Exeter Phoenix, Wednesday, March 19.
Times and personal circumstances have changed a little since pop maestros The Feeling played their last Westcountry show, filling out Plymouth Pavilions back in 2008.
At that time the Home Counties quintet were riding on the crest of a wave. It had begun two years earlier with the release of their self-recorded debut album Twelve Stops and Home . It spawned catchy singles Fill My Little World, Sewn, Never Be Lonely, Love It When You Call and Rose, bringing good quality pop music back in vogue. Acclaim came from all quarters; The Feeling were the most played band on UK radio in 2006, and the following spring they were named Songwriters of the Year at the Ivor Novello awards.
So, when they were welcomed by adoring fans at the Pavilions for the second year running, their second album Join With Us had gone straight to number one in the charts; earlier in the summer they had debuted at Glastonbury on the Pyramid Stage and they were in the middle of their biggest UK tour to date.
Wind forward five-and-a-bit years and they are showcasing album number four – the hook and melody-crammed Boy Cried Wolf, released under a new worldwide deal with BMG Chrysalis – at more modest venues, like Exeter Phoenix.
But there’s no hint of displeasure about this state of affairs from keyboard player Ciaran Jeremiah.
“It’s quite nice, really,” he muses. “We’re not going back to the same size venues, but it’s just nice to be back doing it.
“It’s like a hark back to our roots. We are really proud of the new album and we are just pleased to be back out doing this again.
“We’ve had time off to have babies and that sort of thing,” adds Ciaran. “I have a 19-month-old daughter now... and I got married.”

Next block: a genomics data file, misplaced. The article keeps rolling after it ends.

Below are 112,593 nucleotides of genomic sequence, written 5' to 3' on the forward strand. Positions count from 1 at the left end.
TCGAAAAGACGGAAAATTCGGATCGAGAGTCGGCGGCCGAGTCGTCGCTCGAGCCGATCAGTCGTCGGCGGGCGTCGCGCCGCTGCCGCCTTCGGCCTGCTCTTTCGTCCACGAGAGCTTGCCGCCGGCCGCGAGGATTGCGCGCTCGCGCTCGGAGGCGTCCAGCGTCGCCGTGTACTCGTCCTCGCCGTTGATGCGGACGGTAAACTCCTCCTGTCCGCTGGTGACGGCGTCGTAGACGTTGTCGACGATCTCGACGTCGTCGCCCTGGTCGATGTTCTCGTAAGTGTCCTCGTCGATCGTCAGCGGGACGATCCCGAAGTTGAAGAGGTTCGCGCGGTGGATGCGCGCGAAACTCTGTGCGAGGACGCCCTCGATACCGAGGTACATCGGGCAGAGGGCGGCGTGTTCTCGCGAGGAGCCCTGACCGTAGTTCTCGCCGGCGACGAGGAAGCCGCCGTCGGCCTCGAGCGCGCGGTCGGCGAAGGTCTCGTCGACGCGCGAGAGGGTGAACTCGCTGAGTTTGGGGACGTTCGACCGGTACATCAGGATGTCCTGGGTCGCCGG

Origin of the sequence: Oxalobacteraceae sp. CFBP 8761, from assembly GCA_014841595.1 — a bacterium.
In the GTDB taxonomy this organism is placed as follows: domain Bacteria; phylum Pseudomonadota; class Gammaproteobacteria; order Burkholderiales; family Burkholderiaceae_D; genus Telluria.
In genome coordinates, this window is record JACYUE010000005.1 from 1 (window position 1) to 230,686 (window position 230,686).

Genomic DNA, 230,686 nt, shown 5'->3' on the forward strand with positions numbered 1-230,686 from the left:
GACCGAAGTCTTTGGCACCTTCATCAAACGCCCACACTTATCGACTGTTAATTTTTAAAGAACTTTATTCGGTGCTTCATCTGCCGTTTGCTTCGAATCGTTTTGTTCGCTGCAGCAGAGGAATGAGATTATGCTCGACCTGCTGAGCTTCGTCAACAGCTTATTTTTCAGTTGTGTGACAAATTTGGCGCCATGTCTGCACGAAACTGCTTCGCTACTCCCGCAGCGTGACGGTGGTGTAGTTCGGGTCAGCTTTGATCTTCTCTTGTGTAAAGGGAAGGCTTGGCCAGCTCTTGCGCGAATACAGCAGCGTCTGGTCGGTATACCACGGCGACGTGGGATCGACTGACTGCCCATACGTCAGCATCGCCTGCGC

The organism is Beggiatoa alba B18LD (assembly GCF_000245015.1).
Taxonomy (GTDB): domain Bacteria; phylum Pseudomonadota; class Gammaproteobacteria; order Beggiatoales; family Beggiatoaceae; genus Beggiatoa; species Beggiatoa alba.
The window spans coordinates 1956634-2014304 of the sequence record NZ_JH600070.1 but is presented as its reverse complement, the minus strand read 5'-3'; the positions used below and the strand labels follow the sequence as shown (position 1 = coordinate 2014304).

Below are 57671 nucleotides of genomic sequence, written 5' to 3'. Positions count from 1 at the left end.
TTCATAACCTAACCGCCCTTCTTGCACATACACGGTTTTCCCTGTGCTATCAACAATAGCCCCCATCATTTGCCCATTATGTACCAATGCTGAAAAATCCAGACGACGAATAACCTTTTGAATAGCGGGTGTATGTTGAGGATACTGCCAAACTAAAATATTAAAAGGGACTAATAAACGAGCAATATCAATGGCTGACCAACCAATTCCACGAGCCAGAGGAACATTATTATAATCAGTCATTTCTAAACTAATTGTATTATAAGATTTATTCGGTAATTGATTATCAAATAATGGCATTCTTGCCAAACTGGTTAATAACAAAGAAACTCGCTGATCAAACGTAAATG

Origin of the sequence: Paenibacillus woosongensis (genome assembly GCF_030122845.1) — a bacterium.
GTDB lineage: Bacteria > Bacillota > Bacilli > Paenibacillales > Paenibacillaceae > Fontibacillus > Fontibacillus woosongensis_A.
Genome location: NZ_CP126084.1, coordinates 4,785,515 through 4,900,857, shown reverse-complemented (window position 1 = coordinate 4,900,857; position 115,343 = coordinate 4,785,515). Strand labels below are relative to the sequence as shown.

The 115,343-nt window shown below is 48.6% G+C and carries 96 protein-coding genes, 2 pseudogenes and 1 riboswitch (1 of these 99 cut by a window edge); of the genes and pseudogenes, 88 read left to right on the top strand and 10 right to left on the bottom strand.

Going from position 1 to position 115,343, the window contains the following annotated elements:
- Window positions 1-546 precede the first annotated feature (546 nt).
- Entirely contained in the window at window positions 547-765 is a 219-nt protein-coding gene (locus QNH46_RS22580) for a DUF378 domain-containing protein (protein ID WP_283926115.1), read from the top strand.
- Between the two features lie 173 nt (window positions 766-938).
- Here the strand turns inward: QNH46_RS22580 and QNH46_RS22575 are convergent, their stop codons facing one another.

Not that they have ever stopped making music, but the pop genre they represent has had a spell in the wilderness.
“Pop has become a dirty word – people associate it with boy or girl bands. But the Beatles were pop. In terms of structure and songs, it has to be accessible and that it what we mean by pop,” he says.
The band made their first LP in the garden shed at Ciaran and guitarist brother Kevin’s parents’ house. Vocalist Dan Gillespie-Sells and bassist Richard Jones were teenage friends who met at the Brit School; the Jermiahs and drummer Paul Stewart were schoolfriends in West Sussex.
They all worked as session players, famously cutting their teeth as a ski resort covers band. Ciaran says he always wanted to be a musician.
“My parents played a lot Irish folk music around the house; my mum played piano and Kevin and I both had lessons. We were both in bands from the age of 11 or 12 – it’s been a way of life for us.”
Ciaran cites Under the Bridge by the Red Hot Chili Peppers as the early obsession and inspiration that set him on a journey of musical explorations. He’s happy in the knowledge that others attach the same significance to songs by The Feeling as part of the soundtrack to their lives.
“When we were signed to a massive label, things did get quite big, which was an amazing experience,” he reflects. “But we have had that experience now; priorities change, and as long as we can keep making good music and releasing albums and tour, it doesn’t have to be at a massive level.”